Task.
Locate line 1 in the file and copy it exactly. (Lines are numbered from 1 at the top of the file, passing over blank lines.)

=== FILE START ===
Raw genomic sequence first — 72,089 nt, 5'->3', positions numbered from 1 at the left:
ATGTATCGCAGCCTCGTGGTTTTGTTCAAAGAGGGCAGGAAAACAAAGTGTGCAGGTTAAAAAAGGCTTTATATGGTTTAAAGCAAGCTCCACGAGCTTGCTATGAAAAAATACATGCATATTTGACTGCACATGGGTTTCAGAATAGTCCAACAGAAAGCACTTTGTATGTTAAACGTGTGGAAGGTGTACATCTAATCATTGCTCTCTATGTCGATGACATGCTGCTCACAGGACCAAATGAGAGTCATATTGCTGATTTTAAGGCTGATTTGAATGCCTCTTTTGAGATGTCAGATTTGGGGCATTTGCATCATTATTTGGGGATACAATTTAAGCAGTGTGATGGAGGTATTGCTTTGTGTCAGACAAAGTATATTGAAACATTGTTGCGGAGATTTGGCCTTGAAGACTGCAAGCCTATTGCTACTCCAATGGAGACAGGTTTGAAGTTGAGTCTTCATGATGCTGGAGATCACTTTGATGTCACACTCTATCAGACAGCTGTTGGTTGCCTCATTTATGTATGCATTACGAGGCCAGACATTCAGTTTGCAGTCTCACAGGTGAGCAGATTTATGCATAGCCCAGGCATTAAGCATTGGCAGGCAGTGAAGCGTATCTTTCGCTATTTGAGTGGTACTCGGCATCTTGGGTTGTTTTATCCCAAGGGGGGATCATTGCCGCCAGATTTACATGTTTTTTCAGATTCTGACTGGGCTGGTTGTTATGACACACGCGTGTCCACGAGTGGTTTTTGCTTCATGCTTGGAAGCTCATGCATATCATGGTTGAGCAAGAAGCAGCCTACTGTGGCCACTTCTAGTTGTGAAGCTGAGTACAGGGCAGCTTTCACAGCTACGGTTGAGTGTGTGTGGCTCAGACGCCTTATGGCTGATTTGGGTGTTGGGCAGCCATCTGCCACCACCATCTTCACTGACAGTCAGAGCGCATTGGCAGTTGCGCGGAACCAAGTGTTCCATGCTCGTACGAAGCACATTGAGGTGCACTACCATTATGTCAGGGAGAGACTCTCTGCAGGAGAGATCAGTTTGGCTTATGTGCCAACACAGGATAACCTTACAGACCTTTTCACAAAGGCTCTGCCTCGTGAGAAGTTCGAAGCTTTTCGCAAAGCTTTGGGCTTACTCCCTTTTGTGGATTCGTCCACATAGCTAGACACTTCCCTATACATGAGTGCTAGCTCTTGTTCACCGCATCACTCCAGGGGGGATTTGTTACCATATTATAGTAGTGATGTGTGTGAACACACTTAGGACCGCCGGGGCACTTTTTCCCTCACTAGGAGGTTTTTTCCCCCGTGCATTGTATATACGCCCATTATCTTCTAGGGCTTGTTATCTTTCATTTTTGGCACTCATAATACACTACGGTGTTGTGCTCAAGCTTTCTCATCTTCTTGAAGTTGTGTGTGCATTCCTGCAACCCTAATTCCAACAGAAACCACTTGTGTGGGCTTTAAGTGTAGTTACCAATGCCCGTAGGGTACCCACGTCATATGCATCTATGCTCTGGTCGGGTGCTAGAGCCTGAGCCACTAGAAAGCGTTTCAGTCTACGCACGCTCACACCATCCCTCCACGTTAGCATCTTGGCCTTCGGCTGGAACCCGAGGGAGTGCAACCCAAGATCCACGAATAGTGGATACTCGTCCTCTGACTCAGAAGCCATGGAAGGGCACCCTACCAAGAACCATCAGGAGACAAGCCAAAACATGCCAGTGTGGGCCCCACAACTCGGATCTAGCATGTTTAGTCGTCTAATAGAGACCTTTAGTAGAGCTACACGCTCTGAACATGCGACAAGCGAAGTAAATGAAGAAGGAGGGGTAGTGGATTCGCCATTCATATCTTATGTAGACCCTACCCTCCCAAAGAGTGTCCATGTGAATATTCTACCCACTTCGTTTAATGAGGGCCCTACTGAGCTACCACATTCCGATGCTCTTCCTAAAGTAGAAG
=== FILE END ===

Raw genomic sequence first — 72,089 nt, 5'->3', positions numbered from 1 at the left: